Anyone who still thinks Linux is just for geeky hobbyists needs to wake up and look at the stock market. Big business runs on Linux and no where is that more apparent on the world’s major stock markets. So, it should come as no surprise that the CME (Chicago Mercantile Exchange) Group, the world’s largest and most diverse derivatives exchange, has joined the Linux Foundation.
The CME has been a major Linux user since 2003 when it started using the popular open-source operating system. Why? Not because they thought it was cool, they used it because gave the Exchange significant cost reductions, increased trading reliability, and reduced trade transaction times. Since fast transactions with low latency is what an exchange is all about, the CME is still, and will continue to be, a major Linux user. After all, when you’re trading a record 2.2 billion contracts worth more than $1.2 quadrillion in a year, which is what the CME did in 2007, you can’t afford a slow, unreliable system.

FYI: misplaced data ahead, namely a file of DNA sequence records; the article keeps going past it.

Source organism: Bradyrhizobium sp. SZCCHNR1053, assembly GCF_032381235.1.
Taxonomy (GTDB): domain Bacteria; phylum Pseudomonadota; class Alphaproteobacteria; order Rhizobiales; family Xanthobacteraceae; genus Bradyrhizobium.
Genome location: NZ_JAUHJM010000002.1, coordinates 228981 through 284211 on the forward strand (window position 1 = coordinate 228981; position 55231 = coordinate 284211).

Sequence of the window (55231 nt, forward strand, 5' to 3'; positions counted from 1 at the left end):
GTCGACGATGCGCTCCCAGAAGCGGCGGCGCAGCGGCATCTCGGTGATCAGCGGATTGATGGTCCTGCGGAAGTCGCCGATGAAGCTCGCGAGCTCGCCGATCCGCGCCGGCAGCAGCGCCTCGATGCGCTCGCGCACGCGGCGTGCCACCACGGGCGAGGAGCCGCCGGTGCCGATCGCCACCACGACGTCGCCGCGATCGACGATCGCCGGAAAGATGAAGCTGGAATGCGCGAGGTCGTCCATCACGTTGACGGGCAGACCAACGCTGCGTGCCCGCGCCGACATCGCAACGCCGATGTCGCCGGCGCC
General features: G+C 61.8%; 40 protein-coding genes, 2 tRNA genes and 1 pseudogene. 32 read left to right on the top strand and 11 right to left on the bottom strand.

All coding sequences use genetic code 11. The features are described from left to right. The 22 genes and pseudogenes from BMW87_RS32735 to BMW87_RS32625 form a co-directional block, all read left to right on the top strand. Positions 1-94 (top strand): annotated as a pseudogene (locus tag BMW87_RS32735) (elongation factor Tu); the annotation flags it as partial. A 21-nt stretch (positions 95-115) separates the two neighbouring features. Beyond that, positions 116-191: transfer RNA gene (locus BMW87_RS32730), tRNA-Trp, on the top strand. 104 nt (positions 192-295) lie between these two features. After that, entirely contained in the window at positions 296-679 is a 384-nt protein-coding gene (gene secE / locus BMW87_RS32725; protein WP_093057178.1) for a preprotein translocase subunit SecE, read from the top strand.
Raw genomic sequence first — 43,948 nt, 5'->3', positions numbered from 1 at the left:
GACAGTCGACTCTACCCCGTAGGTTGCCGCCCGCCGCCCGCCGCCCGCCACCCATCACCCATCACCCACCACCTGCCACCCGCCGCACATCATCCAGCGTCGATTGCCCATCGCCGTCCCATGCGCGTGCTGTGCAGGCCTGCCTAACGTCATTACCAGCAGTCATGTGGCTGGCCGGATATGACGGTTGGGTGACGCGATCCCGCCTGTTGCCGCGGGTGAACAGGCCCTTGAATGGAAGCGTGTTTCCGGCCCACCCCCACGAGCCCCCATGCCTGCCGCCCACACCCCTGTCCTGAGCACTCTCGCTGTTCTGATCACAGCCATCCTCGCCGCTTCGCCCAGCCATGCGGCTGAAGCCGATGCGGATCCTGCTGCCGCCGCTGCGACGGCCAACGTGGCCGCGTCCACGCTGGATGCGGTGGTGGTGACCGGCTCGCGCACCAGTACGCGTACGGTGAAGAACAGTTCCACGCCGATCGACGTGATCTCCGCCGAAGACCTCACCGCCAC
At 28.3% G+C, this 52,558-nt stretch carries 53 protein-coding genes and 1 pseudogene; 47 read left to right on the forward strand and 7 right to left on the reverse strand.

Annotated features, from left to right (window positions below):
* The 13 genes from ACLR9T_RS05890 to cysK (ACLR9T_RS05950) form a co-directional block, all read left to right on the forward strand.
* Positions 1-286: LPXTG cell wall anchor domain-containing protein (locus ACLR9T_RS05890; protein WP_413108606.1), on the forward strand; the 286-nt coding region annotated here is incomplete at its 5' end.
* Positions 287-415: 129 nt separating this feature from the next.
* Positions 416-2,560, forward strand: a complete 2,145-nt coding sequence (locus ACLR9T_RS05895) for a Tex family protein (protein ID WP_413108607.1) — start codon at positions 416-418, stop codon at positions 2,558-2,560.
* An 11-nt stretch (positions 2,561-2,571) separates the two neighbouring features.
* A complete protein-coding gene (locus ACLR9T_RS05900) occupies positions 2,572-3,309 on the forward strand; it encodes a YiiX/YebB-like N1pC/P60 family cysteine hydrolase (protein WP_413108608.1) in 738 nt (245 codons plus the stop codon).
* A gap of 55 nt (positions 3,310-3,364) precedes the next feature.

“The stability and flexibility of Linux fits so well in the financial world. It’s an extremely demanding environment,” said Jim Zemlin, The Linux Foundation’s executive director in a press release. “We’re looking forward to CME Group’s contribution to Linux Foundation events and to vendor and developer understanding of what kinds of requirements large financial institutions have of Linux.”
According to the Foundation’s press release, “By joining the Linux Foundation, CME Group will be able to collaborate with key Linux developer and vendors. CME Group’s Vinod Kutty, associate director and head of distributed computing R&D, will become chair of the Linux Foundation’s End User Council. The Council is a group of the largest Linux end users who use the forum to collaborate and educate themselves on technical, legal and community efforts.”
In a statement, Kevin Komete’s the CME’s CIO said, “Our Linux Foundation membership allows us to move beyond just being users of Linux to being participants in the direction of this important technology. Joining the Linux Foundation and being deeply involved in Linux will also help the exchange determine the future use of our own technology.”
Kutty will elaborate on how the CME plans on helping with Linux at the Linux Foundation’s End User Summit on October 13 – 14, 2008, in New York City.